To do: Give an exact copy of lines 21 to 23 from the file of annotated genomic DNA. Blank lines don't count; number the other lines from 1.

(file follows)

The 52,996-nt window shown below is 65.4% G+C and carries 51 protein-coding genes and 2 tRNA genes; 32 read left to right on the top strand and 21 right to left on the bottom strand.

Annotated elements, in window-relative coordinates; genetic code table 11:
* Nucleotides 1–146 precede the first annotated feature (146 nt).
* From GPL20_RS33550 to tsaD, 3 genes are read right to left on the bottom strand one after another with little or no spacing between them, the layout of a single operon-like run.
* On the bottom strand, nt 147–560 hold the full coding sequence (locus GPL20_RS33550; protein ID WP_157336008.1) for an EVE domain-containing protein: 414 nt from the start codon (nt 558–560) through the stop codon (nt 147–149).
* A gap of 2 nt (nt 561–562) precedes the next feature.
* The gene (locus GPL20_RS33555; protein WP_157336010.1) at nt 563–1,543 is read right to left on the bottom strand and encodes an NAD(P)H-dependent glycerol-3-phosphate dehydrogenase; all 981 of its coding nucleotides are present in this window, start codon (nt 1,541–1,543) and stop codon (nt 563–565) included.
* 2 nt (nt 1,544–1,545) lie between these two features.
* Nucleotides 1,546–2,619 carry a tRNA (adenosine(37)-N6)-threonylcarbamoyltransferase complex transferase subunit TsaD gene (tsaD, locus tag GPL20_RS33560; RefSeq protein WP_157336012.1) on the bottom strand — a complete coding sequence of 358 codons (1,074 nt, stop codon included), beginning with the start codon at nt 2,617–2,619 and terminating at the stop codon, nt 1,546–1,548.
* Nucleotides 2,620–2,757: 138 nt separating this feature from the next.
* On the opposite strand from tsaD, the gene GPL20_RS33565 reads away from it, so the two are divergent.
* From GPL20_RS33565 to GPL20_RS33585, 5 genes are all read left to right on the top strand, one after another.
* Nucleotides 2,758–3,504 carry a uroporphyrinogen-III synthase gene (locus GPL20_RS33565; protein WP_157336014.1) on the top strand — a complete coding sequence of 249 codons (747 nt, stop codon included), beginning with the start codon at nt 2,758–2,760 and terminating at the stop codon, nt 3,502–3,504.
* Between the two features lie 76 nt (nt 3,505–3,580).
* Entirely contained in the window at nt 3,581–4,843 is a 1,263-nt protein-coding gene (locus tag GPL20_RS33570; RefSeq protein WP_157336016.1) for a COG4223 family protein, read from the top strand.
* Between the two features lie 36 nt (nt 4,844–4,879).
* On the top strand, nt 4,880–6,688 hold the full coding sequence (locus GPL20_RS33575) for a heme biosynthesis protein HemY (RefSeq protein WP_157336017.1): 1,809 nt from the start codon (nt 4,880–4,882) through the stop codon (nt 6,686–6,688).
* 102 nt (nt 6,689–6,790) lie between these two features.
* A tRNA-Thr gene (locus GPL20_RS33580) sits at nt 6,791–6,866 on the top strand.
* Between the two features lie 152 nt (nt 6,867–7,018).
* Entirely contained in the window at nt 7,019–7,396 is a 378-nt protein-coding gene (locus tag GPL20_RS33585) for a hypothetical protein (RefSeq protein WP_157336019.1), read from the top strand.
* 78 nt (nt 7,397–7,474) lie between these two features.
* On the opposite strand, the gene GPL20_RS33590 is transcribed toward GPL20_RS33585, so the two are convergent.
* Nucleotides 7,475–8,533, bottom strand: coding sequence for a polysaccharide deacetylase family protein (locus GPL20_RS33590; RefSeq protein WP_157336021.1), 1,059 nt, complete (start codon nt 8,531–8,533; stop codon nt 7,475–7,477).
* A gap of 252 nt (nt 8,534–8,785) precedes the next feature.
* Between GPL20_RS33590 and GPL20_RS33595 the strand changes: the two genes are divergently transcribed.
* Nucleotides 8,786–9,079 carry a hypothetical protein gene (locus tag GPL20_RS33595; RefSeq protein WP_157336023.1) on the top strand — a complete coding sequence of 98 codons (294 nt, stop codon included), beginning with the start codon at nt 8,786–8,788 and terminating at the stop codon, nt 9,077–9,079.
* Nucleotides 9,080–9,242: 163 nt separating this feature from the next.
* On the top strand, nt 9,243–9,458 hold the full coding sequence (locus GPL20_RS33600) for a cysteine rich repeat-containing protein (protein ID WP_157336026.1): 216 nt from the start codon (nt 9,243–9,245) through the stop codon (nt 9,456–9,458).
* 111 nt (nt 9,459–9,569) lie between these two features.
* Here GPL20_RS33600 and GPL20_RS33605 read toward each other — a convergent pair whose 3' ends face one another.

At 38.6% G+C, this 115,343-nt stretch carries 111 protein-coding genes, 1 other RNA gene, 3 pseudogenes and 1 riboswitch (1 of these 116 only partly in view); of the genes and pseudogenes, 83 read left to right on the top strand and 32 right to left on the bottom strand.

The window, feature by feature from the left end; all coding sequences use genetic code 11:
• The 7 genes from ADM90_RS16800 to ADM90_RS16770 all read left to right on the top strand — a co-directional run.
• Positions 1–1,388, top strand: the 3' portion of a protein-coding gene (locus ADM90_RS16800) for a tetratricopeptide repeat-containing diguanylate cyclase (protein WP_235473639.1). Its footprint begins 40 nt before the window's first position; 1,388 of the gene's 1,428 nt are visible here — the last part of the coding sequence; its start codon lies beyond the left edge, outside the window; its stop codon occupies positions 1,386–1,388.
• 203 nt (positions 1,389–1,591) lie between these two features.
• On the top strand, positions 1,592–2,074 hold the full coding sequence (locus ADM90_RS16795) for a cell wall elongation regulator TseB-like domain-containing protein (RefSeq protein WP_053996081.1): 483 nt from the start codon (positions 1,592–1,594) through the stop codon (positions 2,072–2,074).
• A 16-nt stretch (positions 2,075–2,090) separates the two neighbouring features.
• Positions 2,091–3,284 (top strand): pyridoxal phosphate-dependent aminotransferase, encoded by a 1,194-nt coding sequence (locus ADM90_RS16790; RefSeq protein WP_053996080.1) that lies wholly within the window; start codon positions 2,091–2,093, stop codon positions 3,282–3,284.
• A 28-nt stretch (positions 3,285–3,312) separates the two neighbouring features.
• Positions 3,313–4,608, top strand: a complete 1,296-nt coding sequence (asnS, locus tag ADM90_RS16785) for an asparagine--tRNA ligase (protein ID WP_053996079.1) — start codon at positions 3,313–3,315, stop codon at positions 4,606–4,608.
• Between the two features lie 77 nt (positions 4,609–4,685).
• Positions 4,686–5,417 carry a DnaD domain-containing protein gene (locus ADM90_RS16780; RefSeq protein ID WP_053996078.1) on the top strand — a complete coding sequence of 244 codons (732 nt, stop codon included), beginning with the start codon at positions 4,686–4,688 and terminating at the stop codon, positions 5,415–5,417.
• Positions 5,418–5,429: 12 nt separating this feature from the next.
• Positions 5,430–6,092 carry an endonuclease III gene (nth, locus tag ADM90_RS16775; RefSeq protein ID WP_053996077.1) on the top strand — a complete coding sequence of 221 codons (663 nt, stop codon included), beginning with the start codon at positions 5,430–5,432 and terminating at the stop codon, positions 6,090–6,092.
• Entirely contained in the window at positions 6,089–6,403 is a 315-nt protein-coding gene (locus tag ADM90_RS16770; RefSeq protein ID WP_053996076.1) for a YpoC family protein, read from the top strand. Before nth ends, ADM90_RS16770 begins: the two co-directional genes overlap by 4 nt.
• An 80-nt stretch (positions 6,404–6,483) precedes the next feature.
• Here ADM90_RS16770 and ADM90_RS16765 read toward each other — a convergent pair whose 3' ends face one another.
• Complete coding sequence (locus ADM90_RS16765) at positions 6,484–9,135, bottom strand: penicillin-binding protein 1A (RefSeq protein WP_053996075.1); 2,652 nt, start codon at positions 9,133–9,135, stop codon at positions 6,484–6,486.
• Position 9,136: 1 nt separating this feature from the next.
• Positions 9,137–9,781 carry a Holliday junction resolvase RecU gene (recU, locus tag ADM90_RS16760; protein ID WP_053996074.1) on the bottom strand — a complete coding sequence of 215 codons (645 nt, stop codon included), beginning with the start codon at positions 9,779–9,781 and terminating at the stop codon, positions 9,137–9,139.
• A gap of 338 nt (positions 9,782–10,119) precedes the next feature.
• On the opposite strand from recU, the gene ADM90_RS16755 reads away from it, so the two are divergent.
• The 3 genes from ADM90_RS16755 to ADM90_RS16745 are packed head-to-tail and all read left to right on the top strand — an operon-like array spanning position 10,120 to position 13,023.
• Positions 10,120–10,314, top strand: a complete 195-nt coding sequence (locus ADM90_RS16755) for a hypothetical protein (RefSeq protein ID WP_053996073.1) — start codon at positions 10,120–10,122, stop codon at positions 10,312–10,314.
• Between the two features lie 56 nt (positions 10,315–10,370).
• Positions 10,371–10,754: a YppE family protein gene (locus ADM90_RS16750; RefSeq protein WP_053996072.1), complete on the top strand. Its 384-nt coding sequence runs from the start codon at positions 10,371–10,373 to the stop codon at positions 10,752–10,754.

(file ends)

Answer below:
* Entirely contained in the window at nt 7,019–7,396 is a 378-nt protein-coding gene (locus tag GPL20_RS33585) for a hypothetical protein (RefSeq protein WP_157336019.1), read from the top strand.
* 78 nt (nt 7,397–7,474) lie between these two features.
* On the opposite strand, the gene GPL20_RS33590 is transcribed toward GPL20_RS33585, so the two are convergent.